No matter who you are or your walk of life, you’ve likely been touched closely by cancer. It can happen to friends, family, co-workers, neighbors — and it can happen to you. If you or someone you love has recently been diagnosed with cervical cancer, your mind may be reeling, wondering what does it all mean and what to do next. What’s the best form of treatment? Will it affect your fertility? Or, if you’ve had a false alarm due to an abnormal pap, you may be wondering what are the symptoms, or even better, how to prevent it from happening.
What is cervical cancer?
The cervix is the lowest, narrowest portion of the uterus. Cervical cancer starts in the cells of the cervix. The disease does not appear overnight. Instead, normal cells gradually turn precancerous. For some women, the pre-cancerous cells clear away on their own. For others, it can become cervical cancer. The process can sometimes last for years, often not showing any symptoms during the early stages.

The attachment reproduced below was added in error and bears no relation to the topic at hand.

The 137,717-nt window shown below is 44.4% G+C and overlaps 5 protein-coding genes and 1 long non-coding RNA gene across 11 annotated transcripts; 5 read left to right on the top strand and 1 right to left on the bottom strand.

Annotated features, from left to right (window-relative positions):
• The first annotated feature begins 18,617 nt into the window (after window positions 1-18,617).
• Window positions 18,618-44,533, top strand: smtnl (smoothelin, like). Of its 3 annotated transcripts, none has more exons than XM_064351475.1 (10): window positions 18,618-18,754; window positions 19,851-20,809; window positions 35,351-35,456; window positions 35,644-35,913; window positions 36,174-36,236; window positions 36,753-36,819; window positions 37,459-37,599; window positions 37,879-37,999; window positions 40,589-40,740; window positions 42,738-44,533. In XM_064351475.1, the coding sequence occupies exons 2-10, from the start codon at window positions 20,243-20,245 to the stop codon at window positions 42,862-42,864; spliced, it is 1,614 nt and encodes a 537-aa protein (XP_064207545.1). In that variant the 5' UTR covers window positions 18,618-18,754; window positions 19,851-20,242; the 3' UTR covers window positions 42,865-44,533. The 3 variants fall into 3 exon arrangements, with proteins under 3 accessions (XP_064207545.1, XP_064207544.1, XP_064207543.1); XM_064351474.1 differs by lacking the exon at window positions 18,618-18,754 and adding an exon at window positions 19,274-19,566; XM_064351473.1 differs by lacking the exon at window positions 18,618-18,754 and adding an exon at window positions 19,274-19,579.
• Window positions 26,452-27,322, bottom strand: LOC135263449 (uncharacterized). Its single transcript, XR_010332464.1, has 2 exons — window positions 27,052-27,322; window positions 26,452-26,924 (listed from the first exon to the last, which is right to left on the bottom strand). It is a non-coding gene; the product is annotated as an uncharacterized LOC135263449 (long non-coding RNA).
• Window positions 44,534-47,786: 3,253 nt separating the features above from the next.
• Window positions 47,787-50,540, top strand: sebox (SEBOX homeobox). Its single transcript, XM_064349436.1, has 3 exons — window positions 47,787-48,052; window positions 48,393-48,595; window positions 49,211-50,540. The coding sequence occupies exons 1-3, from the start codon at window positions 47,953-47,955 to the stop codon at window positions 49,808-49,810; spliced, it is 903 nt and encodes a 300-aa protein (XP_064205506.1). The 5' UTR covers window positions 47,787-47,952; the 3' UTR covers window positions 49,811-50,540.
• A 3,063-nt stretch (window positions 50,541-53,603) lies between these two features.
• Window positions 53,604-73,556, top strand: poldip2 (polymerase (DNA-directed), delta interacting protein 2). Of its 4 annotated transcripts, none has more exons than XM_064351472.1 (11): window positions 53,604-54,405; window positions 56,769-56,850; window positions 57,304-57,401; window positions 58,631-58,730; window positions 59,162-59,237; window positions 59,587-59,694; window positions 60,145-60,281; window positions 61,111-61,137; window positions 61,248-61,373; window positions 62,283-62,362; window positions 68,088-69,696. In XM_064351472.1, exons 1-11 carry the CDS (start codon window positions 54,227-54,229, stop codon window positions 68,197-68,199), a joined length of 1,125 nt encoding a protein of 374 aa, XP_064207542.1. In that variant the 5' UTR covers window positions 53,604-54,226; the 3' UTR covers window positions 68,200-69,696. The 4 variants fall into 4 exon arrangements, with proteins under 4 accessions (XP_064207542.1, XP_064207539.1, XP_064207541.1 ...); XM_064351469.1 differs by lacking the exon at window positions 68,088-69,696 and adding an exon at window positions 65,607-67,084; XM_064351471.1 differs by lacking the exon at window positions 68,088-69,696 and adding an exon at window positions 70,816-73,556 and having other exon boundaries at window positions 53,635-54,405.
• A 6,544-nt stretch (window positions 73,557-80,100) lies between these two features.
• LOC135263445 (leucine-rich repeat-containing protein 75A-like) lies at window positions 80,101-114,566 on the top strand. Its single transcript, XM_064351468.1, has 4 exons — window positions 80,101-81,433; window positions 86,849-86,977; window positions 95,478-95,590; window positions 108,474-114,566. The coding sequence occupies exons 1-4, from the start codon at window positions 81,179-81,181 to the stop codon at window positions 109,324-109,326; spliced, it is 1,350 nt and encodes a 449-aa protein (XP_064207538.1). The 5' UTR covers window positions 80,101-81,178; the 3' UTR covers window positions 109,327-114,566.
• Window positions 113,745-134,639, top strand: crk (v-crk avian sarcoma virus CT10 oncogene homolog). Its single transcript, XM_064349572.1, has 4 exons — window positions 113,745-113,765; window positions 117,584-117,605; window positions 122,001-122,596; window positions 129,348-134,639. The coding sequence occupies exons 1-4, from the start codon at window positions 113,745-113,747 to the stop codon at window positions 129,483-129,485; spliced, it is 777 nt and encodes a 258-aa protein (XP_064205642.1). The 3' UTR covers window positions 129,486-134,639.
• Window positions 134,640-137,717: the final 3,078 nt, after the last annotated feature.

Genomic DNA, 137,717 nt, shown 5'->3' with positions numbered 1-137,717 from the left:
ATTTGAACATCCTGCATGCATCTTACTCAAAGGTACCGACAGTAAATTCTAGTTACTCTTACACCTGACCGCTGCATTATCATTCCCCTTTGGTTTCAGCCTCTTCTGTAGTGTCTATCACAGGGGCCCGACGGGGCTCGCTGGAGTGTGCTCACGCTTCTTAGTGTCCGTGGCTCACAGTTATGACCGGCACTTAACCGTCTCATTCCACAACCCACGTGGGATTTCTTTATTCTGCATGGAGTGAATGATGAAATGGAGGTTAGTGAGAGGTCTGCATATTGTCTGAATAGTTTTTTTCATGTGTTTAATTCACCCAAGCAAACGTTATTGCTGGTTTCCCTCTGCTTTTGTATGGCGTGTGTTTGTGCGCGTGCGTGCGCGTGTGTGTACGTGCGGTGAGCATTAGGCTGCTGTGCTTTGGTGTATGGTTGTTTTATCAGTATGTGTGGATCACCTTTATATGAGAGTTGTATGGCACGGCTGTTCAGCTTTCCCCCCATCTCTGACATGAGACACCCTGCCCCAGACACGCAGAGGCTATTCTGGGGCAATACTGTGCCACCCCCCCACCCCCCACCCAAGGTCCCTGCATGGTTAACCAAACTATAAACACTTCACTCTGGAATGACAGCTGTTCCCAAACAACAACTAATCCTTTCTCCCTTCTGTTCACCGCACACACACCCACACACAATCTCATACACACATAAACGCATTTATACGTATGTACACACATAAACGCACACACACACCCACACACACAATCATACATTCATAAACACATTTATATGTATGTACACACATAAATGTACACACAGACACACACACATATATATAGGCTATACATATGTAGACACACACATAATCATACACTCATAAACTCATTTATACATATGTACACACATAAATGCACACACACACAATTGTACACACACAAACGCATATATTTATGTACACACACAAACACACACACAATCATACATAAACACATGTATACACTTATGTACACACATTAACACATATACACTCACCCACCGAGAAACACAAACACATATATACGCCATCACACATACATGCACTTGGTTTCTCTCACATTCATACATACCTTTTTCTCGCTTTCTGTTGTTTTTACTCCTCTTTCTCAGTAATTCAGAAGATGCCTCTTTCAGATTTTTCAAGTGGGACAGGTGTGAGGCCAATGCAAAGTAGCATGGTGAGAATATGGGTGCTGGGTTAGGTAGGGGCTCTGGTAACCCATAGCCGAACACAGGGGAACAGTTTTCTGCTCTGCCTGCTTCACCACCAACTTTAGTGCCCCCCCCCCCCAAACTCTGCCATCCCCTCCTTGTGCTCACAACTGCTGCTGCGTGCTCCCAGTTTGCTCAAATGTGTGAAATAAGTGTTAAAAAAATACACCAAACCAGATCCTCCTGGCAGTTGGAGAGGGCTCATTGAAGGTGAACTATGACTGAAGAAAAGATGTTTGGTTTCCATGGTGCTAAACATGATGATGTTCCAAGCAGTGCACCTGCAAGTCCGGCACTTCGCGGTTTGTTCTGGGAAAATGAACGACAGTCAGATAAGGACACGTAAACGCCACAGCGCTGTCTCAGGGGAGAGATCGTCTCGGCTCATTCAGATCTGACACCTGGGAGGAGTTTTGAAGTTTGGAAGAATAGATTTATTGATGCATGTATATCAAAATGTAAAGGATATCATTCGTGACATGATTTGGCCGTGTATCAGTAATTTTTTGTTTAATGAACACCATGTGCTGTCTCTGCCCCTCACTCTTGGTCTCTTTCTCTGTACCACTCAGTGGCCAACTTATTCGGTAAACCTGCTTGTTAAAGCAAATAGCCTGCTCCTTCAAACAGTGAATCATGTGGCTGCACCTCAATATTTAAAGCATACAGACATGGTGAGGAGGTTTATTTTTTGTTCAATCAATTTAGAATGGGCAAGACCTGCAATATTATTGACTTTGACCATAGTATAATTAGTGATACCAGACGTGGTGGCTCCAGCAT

Cervical Cancer Causes
Most cases of cervical cancer are caused by a sexually transmitted infection (STI or STD) called human papillomavirus (HPV) — which is the most common sexually transmitted disease in the United States. It can be transmitted by either vaginal, anal, or oral sex, as well as from skin-to-skin contact.
Other risk factors include having a weakened immune system, chlamydia, being overweight or obese, smoking, the long-term use of oral contraceptives, and a diet that doesn’t include enough fruits and vegetables.
Cervical Cancer Symptoms
During the early stages, a woman with cervical cancer won’t experience any symptoms. Once the disease progresses, common symptoms include:
- Pain during intercourse
- Vaginal bleeding after intercourse
- Pelvic pain
- Light bleeding between periods
- Bleeding after menopause
If the cancer has metastasized to other areas of your pelvis, additional symptoms may include:
- Blood in urine
- Swollen abdomen
- Back pain
- Pain when having bowel movements
- Blood in rectum after bowel movements
Diagnosing Cervical Cancer
The first step in diagnosing cervical cancer is by a pap smear. If your test results show abnormal cells, your doctor will order additional screenings. If cancer is confirmed, your doctor will run a cystoscopy and a proctoscopy to determine whether the condition has spread to other parts of the body. Your doctor may also order imaging screenings — such as x-rays, an MRI, or CT scan, to see if the cancer cells have reached any other organs.